One of the men behind the billboard message says his life has been threatened because of it, which seems an odd thing since those doing the threatening all profess to be Christians.
Just eight words:
“Don’t believe in God?” the upper left of the billboard reads. “You are not alone,” the lower right says.
The billboard is one of 11 in Denver and Colorado Springs paid for by a group that calls itself the Colorado Coalition of Reason, a self-described coalition of “freethinker, atheist and humanist” groups.
The sole purpose of the ads, the group maintains, is what it says: to let other freethinkers, atheists and humanists know there is a group out there for them.
But, apparently, some people took offense:
The hate mail and nasty, threatening phone messages began almost immediately.
“We are not out to anger people,” Joel Guttormson said. “I don’t know why people think that. So much of it says we are evil and that we hate everybody.
“Have you seen the billboard? Tell me where any of them mentions evil or hate. Why is everyone so mad?”
John Matson, of Denver, was so mad after seeing the Santa Fe Drive sign that he dashed off an angry letter to the billboard’s owner.
“It is a despicable act to allow that sign,” the 60-year-old man said in an interview, “and for just a few pieces of silver.”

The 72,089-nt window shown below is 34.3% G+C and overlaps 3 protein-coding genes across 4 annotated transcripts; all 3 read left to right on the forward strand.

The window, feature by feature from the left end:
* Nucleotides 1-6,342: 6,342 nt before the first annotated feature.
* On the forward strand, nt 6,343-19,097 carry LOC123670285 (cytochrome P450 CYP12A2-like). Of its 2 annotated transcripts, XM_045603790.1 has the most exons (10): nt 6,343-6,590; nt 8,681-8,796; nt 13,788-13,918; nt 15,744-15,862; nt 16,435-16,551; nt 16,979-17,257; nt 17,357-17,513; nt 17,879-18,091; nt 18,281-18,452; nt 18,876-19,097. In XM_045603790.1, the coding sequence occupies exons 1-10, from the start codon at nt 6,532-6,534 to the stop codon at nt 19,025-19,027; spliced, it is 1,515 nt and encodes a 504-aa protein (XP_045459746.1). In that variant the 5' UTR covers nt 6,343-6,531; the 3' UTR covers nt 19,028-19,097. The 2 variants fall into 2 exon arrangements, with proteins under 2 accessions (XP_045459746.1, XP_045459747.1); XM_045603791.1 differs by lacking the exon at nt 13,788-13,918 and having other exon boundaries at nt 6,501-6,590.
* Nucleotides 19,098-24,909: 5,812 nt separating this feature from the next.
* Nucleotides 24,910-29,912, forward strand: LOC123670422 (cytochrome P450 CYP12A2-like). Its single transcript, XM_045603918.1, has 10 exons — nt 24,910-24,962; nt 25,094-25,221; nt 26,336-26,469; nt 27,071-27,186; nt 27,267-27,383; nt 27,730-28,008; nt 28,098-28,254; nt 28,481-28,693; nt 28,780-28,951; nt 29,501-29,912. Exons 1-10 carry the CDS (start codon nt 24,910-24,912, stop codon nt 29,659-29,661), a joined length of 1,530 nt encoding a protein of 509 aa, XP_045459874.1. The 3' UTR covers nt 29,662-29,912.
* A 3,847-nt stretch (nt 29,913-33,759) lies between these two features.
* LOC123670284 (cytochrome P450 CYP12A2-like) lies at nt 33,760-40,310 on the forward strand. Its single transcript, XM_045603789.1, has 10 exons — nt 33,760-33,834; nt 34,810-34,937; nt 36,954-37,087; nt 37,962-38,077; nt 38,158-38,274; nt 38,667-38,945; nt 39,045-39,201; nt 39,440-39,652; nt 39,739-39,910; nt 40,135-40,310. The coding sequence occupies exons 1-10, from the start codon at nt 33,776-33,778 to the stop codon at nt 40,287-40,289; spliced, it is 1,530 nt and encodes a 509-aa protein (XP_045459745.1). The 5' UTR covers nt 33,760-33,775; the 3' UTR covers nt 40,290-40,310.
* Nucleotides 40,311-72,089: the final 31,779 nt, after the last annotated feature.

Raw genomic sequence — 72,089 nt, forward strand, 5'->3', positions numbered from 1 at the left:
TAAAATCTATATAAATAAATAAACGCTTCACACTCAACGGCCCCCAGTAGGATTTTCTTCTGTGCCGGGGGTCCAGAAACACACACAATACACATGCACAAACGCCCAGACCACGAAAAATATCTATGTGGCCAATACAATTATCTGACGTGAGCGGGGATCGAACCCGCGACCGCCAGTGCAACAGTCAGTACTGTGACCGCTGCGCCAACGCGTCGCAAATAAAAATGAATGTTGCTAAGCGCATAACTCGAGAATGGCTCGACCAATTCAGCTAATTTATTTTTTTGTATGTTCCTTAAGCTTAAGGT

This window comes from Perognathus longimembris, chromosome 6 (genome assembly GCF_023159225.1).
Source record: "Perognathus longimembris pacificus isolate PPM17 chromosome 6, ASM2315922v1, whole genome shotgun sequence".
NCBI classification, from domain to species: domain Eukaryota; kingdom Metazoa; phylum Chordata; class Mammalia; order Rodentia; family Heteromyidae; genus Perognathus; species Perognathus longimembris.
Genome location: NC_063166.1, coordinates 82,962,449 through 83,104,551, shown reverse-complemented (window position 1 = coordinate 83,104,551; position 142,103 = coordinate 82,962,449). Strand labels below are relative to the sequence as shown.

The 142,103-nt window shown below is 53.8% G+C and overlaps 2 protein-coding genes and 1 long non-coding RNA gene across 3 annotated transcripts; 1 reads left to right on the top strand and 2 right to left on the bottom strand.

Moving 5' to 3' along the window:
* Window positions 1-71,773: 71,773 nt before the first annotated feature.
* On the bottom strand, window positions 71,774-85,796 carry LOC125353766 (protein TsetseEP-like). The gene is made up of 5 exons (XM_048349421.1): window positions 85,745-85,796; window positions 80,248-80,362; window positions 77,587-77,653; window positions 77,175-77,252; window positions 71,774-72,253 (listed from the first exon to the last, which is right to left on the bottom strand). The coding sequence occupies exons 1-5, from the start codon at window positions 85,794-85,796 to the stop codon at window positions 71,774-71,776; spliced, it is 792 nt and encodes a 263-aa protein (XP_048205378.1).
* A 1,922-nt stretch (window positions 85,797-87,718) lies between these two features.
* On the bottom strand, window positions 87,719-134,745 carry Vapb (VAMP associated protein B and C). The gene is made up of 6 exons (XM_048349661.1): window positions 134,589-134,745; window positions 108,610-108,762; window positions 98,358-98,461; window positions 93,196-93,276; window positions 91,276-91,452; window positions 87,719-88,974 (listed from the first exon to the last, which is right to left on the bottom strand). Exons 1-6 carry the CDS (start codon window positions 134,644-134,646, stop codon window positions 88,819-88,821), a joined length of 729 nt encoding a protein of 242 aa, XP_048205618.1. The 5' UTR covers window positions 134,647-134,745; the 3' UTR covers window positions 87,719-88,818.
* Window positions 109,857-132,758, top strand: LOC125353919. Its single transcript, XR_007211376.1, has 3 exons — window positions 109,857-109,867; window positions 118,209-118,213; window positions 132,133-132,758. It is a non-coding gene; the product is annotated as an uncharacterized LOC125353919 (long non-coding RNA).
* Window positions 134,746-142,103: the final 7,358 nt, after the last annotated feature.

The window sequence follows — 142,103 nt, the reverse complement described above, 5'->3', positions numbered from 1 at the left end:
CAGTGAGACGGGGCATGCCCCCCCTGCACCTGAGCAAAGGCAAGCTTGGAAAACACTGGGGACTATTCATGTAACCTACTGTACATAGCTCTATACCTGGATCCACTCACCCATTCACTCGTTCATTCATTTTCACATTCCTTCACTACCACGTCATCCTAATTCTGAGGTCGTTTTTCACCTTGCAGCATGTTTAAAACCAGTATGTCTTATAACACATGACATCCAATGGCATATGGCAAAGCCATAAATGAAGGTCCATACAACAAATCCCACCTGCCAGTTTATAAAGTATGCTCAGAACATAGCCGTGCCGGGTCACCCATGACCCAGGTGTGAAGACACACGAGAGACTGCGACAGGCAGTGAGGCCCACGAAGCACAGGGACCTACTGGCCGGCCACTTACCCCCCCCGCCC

He went on COCORE’s Web site, and it made him even angrier, John Matson said. It is trying to gather, he said, “a constituency of what I call mob rule.”
“I know they’re atheists, and my opinion is they want others to believe the same thing. The billboard misrepresents their purpose,” he said. “Their agenda is wolf-in-sheep’s clothing political. Why don’t they just say it.”
Yes, he is a Christian, John Matson said.
It would be easy to dismiss Matson as a lone-nut who doesn’t represent Christians as a whole, except for the fact that the exact same thing happened when a similar billboard was erected in California.
Why the vehement reaction against a billboard ?
Brad Warbiany has a theory:
Matson, of course, does have a point. A group like COCORE may, through campaigns like this, slowly legitimize atheism in the general public. That will allow people of weak faith who might naturally tend towards atheism make the complete leap. But such at attitude by Christians would only make clear that they are against one of those central tenets of Christianity, the idea that accepting Christ is a choice to be made freely and with all the information laid out.
Instead of knee-jerk reaction, perhaps those who believe would do better if they spent their time working towards conversion based upon the positive aspects of their faith, not by trying to silence their opposition. To do such a thing would be respectful of freedom, and would earn my respect*. It may not spur me to believe, but it would certainly temper my disgust at some of the behavior of the more vocal and least-tolerant believers.
Whether it comes to matters of religion or politics, I have always failed to see how allowing someone to proclaim their beliefs somehow “denigrates” yours. If CoCore can raise the money for the billboards, let them do it.
Who, exactly, are the harming ?